Old Habits are Hard to Break


Change is hard.  “An A+ for stating the obvious” you are thinking to yourself?

B2B marketing is stuck in “old ways”.   Like any generalization, there are exceptions, but they remain the minority.   I’ll explain.

Business thrives on process.  From process comes efficiency, which is a critical element of success.  Consider FedEx and the UPS.  Process is their competitive advantage and they have embraced new techniques, structures and core processes to capitalize on fundamental shifts in technology, audience needs and service models. They are winning big because of it.

Process is key to efficiency but a process based on an old set of rules is disaster.  In many ways this is the status of B2B marketing.

Marketing is about message, content and audience reach.  B2B is adapting to the audience reach part of the model.  But it needs deeper analysis.  Marketing has not adapted to the message and content processes required to truly capitalize on new distribution models and audience consumption preferences.

The Internet and “digital” has forever changed how buyers evaluate and make purchase decisions.  In response, Marketing no longer prints collateral but publishes PDF’s on their websites. Many have adopted “marketing automation” tools to leverage their database.  Some discovered video, audio podcasts, eBooks.   The list goes on.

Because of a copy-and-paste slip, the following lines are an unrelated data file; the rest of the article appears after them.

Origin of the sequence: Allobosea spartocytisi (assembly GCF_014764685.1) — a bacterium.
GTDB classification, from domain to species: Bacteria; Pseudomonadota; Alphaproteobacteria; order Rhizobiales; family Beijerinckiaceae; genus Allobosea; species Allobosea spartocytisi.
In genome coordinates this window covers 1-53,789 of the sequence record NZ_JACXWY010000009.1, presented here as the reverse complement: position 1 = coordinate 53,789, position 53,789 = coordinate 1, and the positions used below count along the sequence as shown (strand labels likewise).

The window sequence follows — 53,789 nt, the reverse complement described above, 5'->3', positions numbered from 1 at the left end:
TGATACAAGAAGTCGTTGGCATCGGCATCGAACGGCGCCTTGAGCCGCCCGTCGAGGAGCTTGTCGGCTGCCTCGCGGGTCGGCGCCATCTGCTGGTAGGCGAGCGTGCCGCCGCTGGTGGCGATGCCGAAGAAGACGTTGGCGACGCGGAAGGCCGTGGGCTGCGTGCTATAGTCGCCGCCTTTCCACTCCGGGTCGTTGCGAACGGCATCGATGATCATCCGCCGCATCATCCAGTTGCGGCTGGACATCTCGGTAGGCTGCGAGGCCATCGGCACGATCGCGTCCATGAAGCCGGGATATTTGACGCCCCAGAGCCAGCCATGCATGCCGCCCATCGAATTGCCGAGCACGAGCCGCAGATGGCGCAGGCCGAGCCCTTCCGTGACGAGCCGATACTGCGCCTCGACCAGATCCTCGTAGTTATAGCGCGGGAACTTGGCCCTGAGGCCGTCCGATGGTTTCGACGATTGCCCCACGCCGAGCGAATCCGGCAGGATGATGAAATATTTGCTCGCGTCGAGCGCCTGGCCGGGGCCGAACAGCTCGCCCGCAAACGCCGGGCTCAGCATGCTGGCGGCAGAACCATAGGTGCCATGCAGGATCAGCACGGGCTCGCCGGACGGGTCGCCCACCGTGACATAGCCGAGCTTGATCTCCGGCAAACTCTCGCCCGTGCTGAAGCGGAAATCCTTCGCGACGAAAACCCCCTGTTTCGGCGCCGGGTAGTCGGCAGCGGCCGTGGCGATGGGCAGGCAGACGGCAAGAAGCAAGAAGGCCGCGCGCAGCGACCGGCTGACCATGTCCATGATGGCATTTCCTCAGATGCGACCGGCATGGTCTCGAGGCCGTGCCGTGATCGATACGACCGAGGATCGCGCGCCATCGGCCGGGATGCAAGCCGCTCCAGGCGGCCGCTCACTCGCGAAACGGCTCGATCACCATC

Communications teams are blogging and tweeting all day long to capitalize on the power of social media.  Many new tools, formats and media are being used, all powerful and with tremendous reach.

But here’s the thing.  Few marketing and communications teams are working together to consider the synergy of each effort, or the content required to support each channel.  The  activities are related and inter-dependent upon each other, though they are often not executed as such.

Engagement is the new buzzword in marketing. Engage with customers, prospects, and partners.  “We need to engage online.  Establish a conversation.”  But for many organizations the teams responsible for customer engagement are not truly engaged with each other.  They talk, have meetings and conference calls, but they are not engaged.  Why?

Old habits. The approach to content creation, communication, and the structure of organizations has not evolved. B2B has historically undervalued creative, message and content, and they have not yet recognized the need to adapt the process of creating content.  One team creates collateral, another press and media communications, and a third owns marketing automation. Other teams own the web, video, and training.  Each is focused set of deliverables but not the coordination or relationships of the messages they are delivering.

Unless co-developed, creating a PDF whitepaper to publish on the web and writing a blog post for LinkedIn, without a strategy to leverage their inter-dependencies is not a new approach, just a new distribution method.

Would love to hear your own opinions on this.

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